By Scott Willoughby
I’ve never really been what the gang over on Santa Claus Lane might describe as “Christmas-y.” But I’ve always thought I’d make a decent pagan.
Never having formally studied paganism, I’m not entirely sure why, although I do enjoy hanging out in the woods quite a bit, especially over a good Yule log. And that seems like a sort of membership requirement.
While I’m not particularly adept at counting down shopping days, I’ve long been acutely aware of solstice cycles. It helps that my first born emerged on the first day of summer. Right along with a stellar caddis hatch that still pretty much comes off like clockwork on her birthday.
The complementary winter solstice is slowly bearing down on us now, creeping in at a glacial pace that somehow belies the chaotic crush of Christmas. We’re entering the deep freeze, the shortest sunlit day of the year and the certified start of our longest season in the Colorado Rockies. I like to joke that this pivotal day, when our world tilts farthest from the sun, is my second-favorite of the year. That’s because there’s nowhere left to go but up. Every ensuing day until the first day of summer will be just a bit longer.
Reversing the sun’s ebb on the horizon certainly calls for a celebration of its own. True, these are historically the “famine months,” but given the modern conveniences of 2018, that dreary designation applies more to the trout than it does to most of us, a scarcity of angling sustenance notwithstanding. While it may be hard to celebrate hanging your fly rod above the hearth for winter, the pagans figured out long ago that this truly is the season of rebirth.
The day has been recognized for centuries with grand tribal gatherings, typically centered around bonfires kindled to help the sun with its task of warming the Earth. Now that the phenomenon of the solstice has been lost on much of the world, we’re saddled with awkward office parties, Black Friday victory dances and celebrating ugly sweaters as a substitute. But hope remains.
My own little clan has managed to salvage a few semi-sacred rituals, including heading up to mountain headwaters for an annual public lands hunt in the nearby National Forest for a tannenbaum to drop on the living room floor. Hunting for trees is considerably easier than most other quarry, since they don’t move very fast and the ranger will actually hand you a locator map if you ask. So it’s a good one for the kids. Armed with a bow saw, snow pants and a backpack full of snacks, every December we manage to emerge from the forest with a fir that would make Charlie Brown proud.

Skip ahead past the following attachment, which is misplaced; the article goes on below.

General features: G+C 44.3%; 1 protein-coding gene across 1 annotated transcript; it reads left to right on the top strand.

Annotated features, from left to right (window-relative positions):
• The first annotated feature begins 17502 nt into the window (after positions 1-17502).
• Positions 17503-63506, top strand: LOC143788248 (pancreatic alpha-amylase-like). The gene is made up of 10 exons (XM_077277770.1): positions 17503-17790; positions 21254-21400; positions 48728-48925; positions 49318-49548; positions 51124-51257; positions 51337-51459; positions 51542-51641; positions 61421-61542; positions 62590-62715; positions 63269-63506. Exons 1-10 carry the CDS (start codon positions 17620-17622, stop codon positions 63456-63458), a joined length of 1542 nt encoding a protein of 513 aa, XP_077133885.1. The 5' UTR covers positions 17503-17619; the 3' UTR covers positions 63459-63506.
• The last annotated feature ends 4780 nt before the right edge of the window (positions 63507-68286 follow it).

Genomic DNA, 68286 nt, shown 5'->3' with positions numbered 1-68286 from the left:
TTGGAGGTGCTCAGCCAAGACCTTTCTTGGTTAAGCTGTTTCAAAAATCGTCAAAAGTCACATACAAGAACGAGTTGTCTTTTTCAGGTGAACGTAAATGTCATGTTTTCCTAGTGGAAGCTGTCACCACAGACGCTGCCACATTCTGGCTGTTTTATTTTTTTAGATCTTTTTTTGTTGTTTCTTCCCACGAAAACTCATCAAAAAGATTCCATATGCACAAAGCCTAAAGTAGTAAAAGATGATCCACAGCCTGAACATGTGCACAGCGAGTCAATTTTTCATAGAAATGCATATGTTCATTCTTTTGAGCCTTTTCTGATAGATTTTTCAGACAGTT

It’s also worth noting that “Midwinter” traditionally marks the time when most of the wine and beer made during the year is finally fermented, as long as we’re restoring ritual. So, dilly-dilly and all that.
But, truth be told, I’m more fixated on the cyclical aspect of this celestial celebration, and the correlated connection to life-death-rebirth deities related to the sun gods. For many of us, fishing is something of a spiritual endeavor, after all, grounded in the cycles of life.
It’s a tradition passed down through the generations, seasonally born anew like the fish and the seemingly magic transformation of the aquatic insects surrounding them. Those bugs lie dormant now, beneath the rocks on the wintry stream bottom, awaiting a change in the sun’s angle and intensity to create the appropriate conditions to emerge, spread their wings and multiply before passing on to add another link in the chain sometimes still known as the Sacred Circle.
Christened by new fallen snow, nature’s cathedral offers ample inspiration for contemplation of our Sacred Circle come the cold, dark days of winter, and appreciation both for days gone by and those to come. If nothing else, the solstice serves as the ultimate annual milestone, pulling us over the hump on the downhill slide toward summer.
So grab a goblet of grog, throw another log on the fire and savor the sunset. The feast will soon be underway.
Scott Willoughby is TU’s Colorado field coordinator. He lives and works near Vail.